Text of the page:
The stakes are immediately higher. The moment you start to enter fantasy realms, death and vulnerability start to have no meaning. There’s a place for that, and there’s a whole genre of those kinds of characters, but what you get with a more human story is more relatability. You get the fact that if Ethan doesn’t make that jump, then he’s going to die. He’s not just going to hit the ground, roll over, and stand in a cool position. That brings it all a little bit closer to home for us as the audience.
How many of your own stunts do you do?
As much as I can. Luckily for Benji, mostly what I do is sit behind the computer and tell Tom where to go, which I’m not complaining about in any way. But I drove that boat around the Venice Canals—I had to learn to do that. The basic theory is that when you hand it over to a stunt professional, they just do the stunt. They can’t act. They just have to do the physical action. And so you can’t really get a performance in the midst of a stunt. What Tom’s really keyed into is the idea that if the actor does the stunt, then the performance never stops. So I never want there to be a moment when it switches to someone else and I can’t do my own physical action or comedy or whatever. Tom really leads from the front with that.
Had you ever driven a boat before?
I learned to drive a twin engine speedboat for Fallout. So I had some experience. But the thing about driving a boat around Venice is the canals are just so narrow and the boats are so expensive. You can’t afford to grind against a concrete jetty. You also have to drive into the future a little bit. Like every move you make happens two seconds later. So it’s a really, really complicated thing to do. But it was so much fun. I’d never been to Venice. So to get there and immediately go out on the Grand Canal with [stunt coordinator] Wade [Eastwood] and start driving around a little course—that’s a dream come true.
When it’s time for Tom to do one of these big stunts, like drive a motorcycle off a cliff, are you on the set for it?
Yeah. Actually, if you look on my Instagram, I put up a video that I took on the day on my phone, which is basically us watching Tom do it and our reactions, which are hysterical. In the moment, you don’t know what’s gonna happen. I’ve been there for so many of Tom’s big stunts and there’s always a degree of uncertainty. However hard he trains, no matter how brilliant our stunt team are, you can’t account for a crosswind or a bit of grit coming off the ramp and going into the eye or something. So it’s a pretty terrifying experience. But my God, it’s exhilarating.
I don’t know if I could handle watching it.
What I’ve learned over the years is it’s easier to be there than it is to not. If you’re back at base and you’re just wondering what’s happening, it’s much worse.
Tom talks a lot about the importance of seeing movies in the theater. Is that a sentiment you share?
One hundred percent. I’m such a believer in the cinematic experiences as a democratizing force. People talk about the cinema as, “See it on the big screen.” The only reason the big screen is there is so that so many people can watch it at the same time. And it’s vitally important for us as a society to share stuff like that because we’re living in such a divisive time when we’re all pulling away from each other. We’re all becoming more insular because we’re constantly on our devices. We’re getting into fights online about the silliest things. And yet, the cinema is a place where you can sit with 300 people, none of whom you might have anything in common with, and you get this moment of shared emotion, which is the glue that holds us together. It’s a tribe and I think our tribes are disbanding the more we fracture in society. I feel like cinema, theater and any sort of shared experience, music—they’re vitally important for us and for our survival. I know that sounds slightly hyperbolic, but I believe it.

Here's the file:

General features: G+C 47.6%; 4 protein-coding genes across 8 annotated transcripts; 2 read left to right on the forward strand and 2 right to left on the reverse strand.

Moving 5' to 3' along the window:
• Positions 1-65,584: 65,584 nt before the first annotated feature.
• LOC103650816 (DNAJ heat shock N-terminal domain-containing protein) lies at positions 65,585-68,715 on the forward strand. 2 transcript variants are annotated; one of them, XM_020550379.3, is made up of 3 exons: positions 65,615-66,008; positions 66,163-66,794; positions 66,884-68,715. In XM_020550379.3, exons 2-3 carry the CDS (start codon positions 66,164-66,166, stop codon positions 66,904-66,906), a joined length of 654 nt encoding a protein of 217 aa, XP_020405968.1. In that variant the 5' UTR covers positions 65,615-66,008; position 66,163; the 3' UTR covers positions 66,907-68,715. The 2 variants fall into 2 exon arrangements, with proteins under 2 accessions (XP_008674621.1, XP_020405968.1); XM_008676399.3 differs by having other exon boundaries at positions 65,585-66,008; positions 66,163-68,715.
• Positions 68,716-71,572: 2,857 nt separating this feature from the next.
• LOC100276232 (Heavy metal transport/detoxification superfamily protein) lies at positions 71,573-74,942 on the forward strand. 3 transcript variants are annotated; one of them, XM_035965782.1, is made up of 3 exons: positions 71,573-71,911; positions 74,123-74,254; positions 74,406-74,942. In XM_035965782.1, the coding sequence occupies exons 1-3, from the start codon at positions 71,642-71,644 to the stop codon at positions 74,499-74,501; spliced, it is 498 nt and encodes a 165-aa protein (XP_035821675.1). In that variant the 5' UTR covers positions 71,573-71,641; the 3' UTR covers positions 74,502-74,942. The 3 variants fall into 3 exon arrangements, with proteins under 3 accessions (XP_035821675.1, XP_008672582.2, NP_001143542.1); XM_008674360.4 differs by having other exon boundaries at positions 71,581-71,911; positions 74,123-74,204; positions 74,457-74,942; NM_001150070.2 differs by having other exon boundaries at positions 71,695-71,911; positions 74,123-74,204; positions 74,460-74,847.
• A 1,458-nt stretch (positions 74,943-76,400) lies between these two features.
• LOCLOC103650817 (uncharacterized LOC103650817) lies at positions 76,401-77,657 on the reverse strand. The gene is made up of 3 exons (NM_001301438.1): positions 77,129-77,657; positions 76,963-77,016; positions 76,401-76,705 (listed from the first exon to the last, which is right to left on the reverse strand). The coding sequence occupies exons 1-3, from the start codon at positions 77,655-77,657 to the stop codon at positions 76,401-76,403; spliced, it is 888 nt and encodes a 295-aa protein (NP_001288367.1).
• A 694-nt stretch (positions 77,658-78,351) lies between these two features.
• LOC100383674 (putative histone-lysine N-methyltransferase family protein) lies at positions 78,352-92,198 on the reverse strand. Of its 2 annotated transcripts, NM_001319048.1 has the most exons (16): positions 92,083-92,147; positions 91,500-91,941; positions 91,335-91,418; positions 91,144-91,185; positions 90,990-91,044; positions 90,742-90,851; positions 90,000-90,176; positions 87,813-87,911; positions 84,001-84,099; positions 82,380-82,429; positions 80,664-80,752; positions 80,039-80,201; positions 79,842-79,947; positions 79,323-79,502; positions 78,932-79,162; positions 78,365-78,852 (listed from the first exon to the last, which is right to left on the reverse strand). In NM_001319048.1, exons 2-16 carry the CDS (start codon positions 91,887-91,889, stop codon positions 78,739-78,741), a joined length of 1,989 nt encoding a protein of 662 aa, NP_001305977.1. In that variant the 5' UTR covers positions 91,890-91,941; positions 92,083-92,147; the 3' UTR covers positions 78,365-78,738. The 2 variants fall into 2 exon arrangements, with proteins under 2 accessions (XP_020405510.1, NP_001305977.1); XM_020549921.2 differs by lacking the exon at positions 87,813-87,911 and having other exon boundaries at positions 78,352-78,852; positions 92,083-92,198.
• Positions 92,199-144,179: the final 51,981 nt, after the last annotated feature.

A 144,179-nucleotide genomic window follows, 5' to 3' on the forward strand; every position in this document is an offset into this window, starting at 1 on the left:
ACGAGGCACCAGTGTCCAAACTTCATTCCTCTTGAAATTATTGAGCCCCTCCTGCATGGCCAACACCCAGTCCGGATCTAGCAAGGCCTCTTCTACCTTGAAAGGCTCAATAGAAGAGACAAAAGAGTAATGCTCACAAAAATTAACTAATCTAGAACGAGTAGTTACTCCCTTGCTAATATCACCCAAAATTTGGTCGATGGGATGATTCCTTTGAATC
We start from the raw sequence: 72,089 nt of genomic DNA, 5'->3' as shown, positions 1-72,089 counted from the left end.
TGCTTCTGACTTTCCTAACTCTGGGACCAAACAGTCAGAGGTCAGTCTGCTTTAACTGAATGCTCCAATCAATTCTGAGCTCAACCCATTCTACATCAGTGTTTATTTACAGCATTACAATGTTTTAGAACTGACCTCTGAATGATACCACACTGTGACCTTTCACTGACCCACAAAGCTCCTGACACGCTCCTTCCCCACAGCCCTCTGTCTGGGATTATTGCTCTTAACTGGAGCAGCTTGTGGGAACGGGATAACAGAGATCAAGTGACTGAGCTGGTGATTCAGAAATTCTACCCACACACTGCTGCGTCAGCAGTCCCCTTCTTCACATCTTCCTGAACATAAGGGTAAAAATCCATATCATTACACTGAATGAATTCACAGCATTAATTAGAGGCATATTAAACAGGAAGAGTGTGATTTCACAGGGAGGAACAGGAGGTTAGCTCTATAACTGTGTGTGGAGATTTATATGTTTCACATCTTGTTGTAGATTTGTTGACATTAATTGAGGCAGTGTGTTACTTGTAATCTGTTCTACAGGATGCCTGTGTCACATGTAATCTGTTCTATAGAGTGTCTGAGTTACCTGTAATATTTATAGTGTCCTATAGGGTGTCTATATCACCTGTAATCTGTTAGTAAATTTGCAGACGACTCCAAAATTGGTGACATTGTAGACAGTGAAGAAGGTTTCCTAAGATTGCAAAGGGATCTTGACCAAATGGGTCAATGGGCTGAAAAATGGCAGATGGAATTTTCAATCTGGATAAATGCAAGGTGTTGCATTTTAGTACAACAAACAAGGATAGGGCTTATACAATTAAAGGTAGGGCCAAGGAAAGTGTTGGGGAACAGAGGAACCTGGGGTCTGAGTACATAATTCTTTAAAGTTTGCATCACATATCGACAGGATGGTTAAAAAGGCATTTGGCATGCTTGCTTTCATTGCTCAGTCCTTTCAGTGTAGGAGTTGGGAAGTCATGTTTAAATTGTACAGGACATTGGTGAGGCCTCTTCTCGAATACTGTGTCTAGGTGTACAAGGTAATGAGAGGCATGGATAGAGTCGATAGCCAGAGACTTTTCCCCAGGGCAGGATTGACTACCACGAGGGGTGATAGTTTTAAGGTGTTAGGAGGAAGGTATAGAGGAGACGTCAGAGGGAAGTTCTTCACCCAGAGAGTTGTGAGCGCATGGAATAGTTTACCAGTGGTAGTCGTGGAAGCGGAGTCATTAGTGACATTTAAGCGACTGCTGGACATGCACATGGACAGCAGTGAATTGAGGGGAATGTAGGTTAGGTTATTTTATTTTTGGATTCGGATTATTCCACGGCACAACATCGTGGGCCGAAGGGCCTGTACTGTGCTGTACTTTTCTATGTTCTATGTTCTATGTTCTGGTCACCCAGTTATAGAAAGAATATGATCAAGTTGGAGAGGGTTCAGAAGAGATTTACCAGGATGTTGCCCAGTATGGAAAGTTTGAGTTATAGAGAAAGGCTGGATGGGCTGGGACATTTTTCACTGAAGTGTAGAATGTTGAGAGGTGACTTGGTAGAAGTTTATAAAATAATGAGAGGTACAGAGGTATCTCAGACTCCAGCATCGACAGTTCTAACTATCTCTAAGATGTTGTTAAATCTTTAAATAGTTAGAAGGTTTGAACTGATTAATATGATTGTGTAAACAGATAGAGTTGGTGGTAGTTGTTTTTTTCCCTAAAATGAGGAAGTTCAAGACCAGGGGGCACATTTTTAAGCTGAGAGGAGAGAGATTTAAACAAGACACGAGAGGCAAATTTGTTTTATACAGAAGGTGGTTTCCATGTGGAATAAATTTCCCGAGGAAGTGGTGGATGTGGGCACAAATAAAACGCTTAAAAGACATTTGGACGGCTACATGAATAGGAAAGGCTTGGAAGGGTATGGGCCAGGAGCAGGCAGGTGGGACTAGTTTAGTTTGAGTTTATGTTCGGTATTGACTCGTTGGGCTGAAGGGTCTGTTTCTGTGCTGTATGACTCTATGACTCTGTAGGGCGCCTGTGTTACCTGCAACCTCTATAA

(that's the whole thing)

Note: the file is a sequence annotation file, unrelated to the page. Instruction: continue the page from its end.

What was the last movie you saw in a theater?
Indiana Jones and the Dial of Destiny. There’s a lot of talk at the moment—and it’s online rubbish—about there being some kind of rivalry between all the big tentpole films of the summer, but it’s just not true. I’m just rooting for everybody because it’s important that everybody does well. I’m gonna go see Barbie, I’m gonna go see Oppenheimer, I’m gonna go see Asteroid City. I’m gonna go and see everything I can. Because it’s important for the survival of our industry that we all get out to the cinema. It’s not a competition; it’s art.
Have you started filming the second part of Dead Reckoning yet?
Yes. We were shooting them simultaneously. So we were still shooting parts of Part One when we’d already started shooting Part Two. And it’s got to be ready for next year, so we hit the ground running as soon as we come off the press tour. I’m gonna have the peculiar experience of promoting a film and then going back to shooting that same film.
Will this actually be the last Mission: Impossible film?
I think it’s the end of a certain phase of Mission: Impossible, but I doubt very much it is the end of Mission: Impossible. It’s too vivacious. And I’m not sure we’ve left ourselves anywhere to go. I was talking to McQ this morning about our 99 percent Rotten Tomatoes score. What do we do? We’ve only got one percent to play with. If we don’t pull in 100 percent for Part Two, everyone’s gonna be like, “Oh, well, it didn’t do as well.” We’ve set the bar too high!